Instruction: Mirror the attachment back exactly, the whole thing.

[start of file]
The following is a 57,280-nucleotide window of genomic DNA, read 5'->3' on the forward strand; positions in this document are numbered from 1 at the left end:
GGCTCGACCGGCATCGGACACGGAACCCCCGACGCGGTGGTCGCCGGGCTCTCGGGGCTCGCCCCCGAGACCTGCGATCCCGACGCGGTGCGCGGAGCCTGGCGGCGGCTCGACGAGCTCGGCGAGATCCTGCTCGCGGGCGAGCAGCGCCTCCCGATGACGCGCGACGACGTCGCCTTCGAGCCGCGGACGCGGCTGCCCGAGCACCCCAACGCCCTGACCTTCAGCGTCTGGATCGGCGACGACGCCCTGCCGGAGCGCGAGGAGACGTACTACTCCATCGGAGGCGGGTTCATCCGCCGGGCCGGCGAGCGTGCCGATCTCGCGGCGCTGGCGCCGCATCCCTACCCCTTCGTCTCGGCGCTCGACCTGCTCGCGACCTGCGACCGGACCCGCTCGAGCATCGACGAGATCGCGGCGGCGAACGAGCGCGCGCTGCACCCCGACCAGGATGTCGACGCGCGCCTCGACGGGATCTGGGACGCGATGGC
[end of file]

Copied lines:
The following is a 57,280-nucleotide window of genomic DNA, read 5'->3' on the forward strand; positions in this document are numbered from 1 at the left end:
GGCTCGACCGGCATCGGACACGGAACCCCCGACGCGGTGGTCGCCGGGCTCTCGGGGCTCGCCCCCGAGACCTGCGATCCCGACGCGGTGCGCGGAGCCTGGCGGCGGCTCGACGAGCTCGGCGAGATCCTGCTCGCGGGCGAGCAGCGCCTCCCGATGACGCGCGACGACGTCGCCTTCGAGCCGCGGACGCGGCTGCCCGAGCACCCCAACGCCCTGACCTTCAGCGTCTGGATCGGCGACGACGCCCTGCCGGAGCGCGAGGAGACGTACTACTCCATCGGAGGCGGGTTCATCCGCCGGGCCGGCGAGCGTGCCGATCTCGCGGCGCTGGCGCCGCATCCCTACCCCTTCGTCTCGGCGCTCGACCTGCTCGCGACCTGCGACCGGACCCGCTCGAGCATCGACGAGATCGCGGCGGCGAACGAGCGCGCGCTGCACCCCGACCAGGATGTCGACGCGCGCCTCGACGGGATCTGGGACGCGATGGC